The gig economy can provide alternative methods of hiring refugees.
Written in partnership with Benjamin Nolan (Director HR & Training) and Qiu Quan Kua (Consultant) of the Geneva Consulting Network at IHEID.
In this mini-series, we look at how corporate social responsibility can be good for business and good for the world. Previously, we noted that you may already be hiring refugees to serve as freelancers in your business service supply chain — creating a situation that we term "inadvertent CSR."
In this article, we look more closely at some surprising benefits that the gig economy may offer to the disrupted lives of refugees. You may develop CSR in gig economy workstreams that you require for regular business.
"Refugees" are not a class of workers. They have little in common with each other except that they have been forced to flee their homes and face unique employment challenges due to living conditions and status. Each individual brings to the table their own expertise, skill set, strengths and employment history. Each is an eligible employee, ready and eager to participate in the workforce.
The gig economy provides opportunities that match their unique situations. "Refugee livelihoods" is a concept worth noting in the language of international aid organizations. An innovative concept that moves from simple donation-based aid, refugee livelihoods looks to support and enable individuals to engage in meaningful employment to gain the dignity of self-sufficiency. Underlying this concept is the well-supported premise that people prefer to engage in work to support themselves and their families, versus being dependent on donations.
Here are three ways this economy can work in the favor of refugee livelihoods.
For refugees, uncertainty is a fact of life. Their residence is dependent on the situation in their country of origin and is at the whim of international governments. They might stay in a host country for decades, they might be resettled repeatedly or they might move back (or be moved back) to their home country. Employers, of course, tend to consider uncertainty a negative in their workforce.
In the gig economy, where a piece of work has a certain concrete duration and scope, this uncertainty is less of an issue. With shorter assignments, the longevity of a refugee's place of living becomes less important. They can choose the duration of the work based on what they know about their own uncertainty at that moment. Part-time availability becomes less of a hurdle to finding work. Moreover, gig economy work usually disregards the importance of their location.
And there's a business match: jobs that provide the flexibility of the gig economy are a potential fit with the uncertainty of a refugee's life, and may help to overcome barriers toward the goal of the economic independence of meaningful work.
2. Language Mismatch
When fleeing to a host country, a refugee likely faces a mismatch in language skills. This factor can be particularly difficult when finding employment since most jobs require people to speak the local language. While a medical doctor from Syria who speaks English and Arabic might be an otherwise perfectly qualified candidate for a hospital in Greece, the lacking language skills are a significant barrier to such an employment opportunity.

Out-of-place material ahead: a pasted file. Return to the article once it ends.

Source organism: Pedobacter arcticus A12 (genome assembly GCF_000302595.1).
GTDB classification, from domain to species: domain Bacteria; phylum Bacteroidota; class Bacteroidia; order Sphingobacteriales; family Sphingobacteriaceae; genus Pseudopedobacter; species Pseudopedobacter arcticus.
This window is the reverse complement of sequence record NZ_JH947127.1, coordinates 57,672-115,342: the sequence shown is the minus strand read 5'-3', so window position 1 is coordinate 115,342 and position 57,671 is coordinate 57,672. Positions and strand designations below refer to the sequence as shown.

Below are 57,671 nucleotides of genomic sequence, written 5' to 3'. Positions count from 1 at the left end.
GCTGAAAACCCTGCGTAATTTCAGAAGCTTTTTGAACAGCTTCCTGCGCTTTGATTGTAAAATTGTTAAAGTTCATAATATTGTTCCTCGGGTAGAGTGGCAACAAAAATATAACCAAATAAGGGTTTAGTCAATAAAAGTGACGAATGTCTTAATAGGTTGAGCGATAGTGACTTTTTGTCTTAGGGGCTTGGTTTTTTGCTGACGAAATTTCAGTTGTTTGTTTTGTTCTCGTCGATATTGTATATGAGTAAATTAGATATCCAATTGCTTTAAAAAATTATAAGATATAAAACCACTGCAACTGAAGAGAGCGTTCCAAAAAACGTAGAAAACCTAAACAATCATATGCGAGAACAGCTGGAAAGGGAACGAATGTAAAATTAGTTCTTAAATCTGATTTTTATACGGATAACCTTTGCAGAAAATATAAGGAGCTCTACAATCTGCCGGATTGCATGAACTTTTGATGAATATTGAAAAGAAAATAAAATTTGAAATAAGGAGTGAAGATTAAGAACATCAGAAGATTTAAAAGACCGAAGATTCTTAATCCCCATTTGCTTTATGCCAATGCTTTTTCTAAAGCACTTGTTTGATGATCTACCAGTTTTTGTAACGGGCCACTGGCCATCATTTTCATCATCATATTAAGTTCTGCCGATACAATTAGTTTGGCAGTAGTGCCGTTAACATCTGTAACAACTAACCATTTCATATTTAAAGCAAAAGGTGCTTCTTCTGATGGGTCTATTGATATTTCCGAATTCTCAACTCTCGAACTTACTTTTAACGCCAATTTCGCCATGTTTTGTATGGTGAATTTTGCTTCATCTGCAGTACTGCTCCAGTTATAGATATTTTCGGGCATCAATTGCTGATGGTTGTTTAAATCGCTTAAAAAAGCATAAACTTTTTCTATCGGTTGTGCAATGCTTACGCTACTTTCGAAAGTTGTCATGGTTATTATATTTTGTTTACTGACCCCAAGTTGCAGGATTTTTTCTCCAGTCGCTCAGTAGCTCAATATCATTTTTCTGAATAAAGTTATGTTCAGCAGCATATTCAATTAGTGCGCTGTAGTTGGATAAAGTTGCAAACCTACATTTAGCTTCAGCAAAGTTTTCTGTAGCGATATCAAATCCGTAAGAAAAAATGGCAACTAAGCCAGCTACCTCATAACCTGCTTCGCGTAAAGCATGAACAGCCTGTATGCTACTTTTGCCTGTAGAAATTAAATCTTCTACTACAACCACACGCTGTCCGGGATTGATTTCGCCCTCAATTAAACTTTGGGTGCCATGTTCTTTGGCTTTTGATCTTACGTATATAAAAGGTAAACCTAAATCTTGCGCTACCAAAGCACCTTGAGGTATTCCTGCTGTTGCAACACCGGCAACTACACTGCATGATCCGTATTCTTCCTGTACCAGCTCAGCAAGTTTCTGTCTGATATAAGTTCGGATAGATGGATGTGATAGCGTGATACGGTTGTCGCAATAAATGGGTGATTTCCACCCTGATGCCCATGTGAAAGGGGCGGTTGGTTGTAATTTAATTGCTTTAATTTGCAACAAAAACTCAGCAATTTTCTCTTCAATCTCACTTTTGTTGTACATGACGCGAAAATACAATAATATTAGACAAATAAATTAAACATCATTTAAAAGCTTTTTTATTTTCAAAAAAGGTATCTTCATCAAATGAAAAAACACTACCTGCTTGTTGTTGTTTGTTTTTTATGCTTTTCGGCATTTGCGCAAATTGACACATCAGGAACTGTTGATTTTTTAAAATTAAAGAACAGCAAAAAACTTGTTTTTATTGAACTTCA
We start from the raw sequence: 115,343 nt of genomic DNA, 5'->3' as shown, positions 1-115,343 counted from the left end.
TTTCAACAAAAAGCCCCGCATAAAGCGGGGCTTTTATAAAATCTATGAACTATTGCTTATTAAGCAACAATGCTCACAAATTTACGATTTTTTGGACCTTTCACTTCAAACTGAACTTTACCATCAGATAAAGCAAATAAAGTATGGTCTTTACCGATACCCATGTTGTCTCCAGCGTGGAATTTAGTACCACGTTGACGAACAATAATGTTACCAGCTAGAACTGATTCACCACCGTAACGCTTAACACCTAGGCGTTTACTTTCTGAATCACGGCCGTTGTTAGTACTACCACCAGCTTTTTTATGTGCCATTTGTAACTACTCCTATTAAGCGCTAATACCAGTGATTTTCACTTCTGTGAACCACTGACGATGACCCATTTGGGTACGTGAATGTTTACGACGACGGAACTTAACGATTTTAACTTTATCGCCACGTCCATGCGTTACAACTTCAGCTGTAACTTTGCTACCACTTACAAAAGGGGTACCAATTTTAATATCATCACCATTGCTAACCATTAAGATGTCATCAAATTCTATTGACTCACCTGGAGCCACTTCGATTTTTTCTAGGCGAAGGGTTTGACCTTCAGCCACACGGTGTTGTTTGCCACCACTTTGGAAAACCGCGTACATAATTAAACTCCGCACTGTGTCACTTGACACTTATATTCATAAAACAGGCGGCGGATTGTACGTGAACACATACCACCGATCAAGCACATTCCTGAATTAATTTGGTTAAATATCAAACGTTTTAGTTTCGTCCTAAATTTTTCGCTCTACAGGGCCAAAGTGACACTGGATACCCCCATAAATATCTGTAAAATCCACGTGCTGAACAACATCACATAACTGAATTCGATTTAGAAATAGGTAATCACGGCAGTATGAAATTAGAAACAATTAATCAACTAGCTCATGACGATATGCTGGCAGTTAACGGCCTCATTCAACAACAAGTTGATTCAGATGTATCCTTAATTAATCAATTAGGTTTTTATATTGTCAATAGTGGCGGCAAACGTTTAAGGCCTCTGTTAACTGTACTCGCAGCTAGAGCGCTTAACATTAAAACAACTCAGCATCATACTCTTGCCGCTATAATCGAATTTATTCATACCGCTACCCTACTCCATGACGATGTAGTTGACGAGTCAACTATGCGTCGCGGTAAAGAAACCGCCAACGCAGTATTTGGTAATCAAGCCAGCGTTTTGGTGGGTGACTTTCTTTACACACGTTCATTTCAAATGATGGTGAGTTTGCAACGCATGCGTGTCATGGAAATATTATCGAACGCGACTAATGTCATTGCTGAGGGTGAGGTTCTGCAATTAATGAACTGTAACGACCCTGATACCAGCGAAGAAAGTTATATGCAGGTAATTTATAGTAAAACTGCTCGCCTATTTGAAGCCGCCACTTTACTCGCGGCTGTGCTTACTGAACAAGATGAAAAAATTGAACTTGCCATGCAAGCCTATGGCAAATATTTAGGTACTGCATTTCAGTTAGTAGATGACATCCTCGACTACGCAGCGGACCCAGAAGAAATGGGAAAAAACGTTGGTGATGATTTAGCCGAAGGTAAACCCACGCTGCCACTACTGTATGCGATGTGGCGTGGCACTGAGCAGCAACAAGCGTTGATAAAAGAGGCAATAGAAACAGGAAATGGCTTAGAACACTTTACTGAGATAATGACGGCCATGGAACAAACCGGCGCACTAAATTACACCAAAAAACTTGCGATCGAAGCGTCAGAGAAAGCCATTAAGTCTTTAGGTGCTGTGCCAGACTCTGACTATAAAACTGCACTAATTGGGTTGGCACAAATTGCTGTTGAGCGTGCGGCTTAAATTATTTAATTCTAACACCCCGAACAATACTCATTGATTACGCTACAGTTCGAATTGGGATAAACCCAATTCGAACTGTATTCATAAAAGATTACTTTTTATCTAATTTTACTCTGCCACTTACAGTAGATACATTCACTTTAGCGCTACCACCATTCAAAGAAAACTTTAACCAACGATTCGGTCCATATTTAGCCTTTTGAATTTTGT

In today's gig economy, this barrier may be overcome by hiring refugees for online work in their known languages. The language skills might be relevant in telemedicine or for online opportunities in medical translation. The gig economy provides flexibility to seek employment beyond one's domestic borders, where the refugee's language skills are no longer an obstacle and might even be an asset.
This mismatch of language skills creates a business match. The local economy benefits from a new cash flow and from reduced competition for scarce jobs. The local workers wouldn't have been able to do this work since they have mismatched language skills.
Refugees are often forced to abruptly leave their country of origin, usually carrying only their most essential belongings. Many left their diplomas, certifications, contact information for references and other valuable demonstrations of their employment history. Also, degrees may not be recognized internationally or might be mistrusted by employers.
The gig economy offers the potential for refugees to build portfolios of online work and ratings that allow professionals to prove their abilities. They may have the opportunity to certify themselves through jobs that provide training and certifications, adding further credibility to their employment history. The usual structure of recommendations and ranking within a gig economy platform allows individuals to rapidly reconstruct a professional network through network exposure. This makes it easier for refugees to find their feet in a new economy, proving their potential for longer engagements in the future.
There's a CSR match: This re-certification is considered a key benefit by experts. Simply by employing refugees in the gig economy and tracking their work product like any other freelancer, you're bolstering refugee livelihoods.
Significant and important articles have been written on the downsides of the gig economy, and we do not address these issues here. There is a healthy and important conversation about the future of work and the rapidly approaching gig economy due to the abundance of short-term contracts and freelance jobs. For refugees, the issues inherent in the gig economy might also be the answer to common hurdles. The gig economy might provide refugees with the flexibility they need to have meaningful employment that isn't hindered by potential barriers (e.g. in language) and matches their often unique skills and expertise.
More from this series:
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